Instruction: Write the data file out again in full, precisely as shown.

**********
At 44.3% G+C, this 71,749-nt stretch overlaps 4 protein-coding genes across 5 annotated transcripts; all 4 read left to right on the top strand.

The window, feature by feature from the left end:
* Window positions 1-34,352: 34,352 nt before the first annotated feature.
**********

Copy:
At 44.3% G+C, this 71,749-nt stretch overlaps 4 protein-coding genes across 5 annotated transcripts; all 4 read left to right on the top strand.

The window, feature by feature from the left end:
* Window positions 1-34,352: 34,352 nt before the first annotated feature.